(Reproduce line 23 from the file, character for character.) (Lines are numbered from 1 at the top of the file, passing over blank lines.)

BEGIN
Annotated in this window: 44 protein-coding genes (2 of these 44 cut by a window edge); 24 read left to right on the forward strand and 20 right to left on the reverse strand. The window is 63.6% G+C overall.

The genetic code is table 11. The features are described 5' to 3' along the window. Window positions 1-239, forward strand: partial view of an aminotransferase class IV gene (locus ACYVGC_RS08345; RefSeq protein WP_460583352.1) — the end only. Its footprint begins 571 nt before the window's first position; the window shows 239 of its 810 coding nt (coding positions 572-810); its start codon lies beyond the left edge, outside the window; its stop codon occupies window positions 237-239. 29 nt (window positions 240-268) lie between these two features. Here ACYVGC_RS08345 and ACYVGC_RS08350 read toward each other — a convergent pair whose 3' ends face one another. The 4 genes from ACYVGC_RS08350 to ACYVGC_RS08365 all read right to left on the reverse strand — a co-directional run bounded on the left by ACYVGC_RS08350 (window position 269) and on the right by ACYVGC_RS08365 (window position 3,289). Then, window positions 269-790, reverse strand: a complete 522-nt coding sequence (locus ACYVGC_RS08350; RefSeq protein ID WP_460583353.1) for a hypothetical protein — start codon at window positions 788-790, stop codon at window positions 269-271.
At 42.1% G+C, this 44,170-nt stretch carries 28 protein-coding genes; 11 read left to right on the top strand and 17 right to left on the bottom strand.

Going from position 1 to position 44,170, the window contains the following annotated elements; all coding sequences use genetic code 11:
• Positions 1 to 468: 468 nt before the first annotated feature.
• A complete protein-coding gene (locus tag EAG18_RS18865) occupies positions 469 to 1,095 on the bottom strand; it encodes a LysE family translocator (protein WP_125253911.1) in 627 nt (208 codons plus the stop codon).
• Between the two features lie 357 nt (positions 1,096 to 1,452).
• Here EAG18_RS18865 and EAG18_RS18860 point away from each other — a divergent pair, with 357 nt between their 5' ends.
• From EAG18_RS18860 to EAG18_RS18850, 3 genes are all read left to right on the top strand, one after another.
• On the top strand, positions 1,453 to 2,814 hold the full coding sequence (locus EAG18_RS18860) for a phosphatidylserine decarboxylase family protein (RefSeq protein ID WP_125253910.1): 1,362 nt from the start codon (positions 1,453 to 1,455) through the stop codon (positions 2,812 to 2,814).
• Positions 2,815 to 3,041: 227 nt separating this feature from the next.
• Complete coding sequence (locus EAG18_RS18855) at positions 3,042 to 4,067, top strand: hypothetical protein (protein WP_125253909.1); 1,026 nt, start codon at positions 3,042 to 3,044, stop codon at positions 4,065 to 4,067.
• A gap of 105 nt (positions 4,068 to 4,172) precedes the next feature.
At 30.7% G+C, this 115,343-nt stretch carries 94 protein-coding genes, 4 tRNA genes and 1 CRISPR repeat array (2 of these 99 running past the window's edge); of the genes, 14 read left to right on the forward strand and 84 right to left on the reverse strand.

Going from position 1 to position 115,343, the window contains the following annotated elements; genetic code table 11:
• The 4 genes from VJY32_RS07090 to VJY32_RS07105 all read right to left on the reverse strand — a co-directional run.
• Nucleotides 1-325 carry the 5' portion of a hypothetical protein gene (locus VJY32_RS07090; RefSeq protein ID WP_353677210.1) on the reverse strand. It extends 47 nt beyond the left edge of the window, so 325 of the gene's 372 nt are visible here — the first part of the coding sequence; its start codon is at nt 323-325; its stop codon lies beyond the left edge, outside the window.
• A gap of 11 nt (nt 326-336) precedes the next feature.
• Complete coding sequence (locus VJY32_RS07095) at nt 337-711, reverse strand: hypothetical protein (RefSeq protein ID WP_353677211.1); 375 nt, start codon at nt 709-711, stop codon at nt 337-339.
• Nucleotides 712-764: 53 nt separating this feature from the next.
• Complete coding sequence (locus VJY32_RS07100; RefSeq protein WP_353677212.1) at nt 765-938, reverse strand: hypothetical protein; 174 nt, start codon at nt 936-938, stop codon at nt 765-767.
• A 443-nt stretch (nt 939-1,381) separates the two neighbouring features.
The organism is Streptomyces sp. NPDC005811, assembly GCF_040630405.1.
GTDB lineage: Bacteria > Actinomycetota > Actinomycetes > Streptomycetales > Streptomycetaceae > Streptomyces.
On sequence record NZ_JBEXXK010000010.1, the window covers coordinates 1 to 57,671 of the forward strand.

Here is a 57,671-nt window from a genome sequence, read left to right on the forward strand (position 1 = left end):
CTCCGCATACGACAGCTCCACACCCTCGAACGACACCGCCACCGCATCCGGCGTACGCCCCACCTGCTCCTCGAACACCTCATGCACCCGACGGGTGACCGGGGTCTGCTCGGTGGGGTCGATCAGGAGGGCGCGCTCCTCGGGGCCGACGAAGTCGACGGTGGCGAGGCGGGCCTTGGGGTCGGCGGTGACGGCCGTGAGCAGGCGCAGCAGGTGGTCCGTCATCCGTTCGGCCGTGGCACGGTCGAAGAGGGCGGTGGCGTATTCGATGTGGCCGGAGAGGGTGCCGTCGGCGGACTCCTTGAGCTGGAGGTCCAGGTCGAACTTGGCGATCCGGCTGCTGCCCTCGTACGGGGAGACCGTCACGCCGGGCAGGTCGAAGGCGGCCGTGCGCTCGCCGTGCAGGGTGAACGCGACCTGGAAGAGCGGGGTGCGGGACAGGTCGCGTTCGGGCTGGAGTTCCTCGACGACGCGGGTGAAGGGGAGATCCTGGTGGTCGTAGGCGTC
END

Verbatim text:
The organism is Streptomyces sp. NPDC005811, assembly GCF_040630405.1.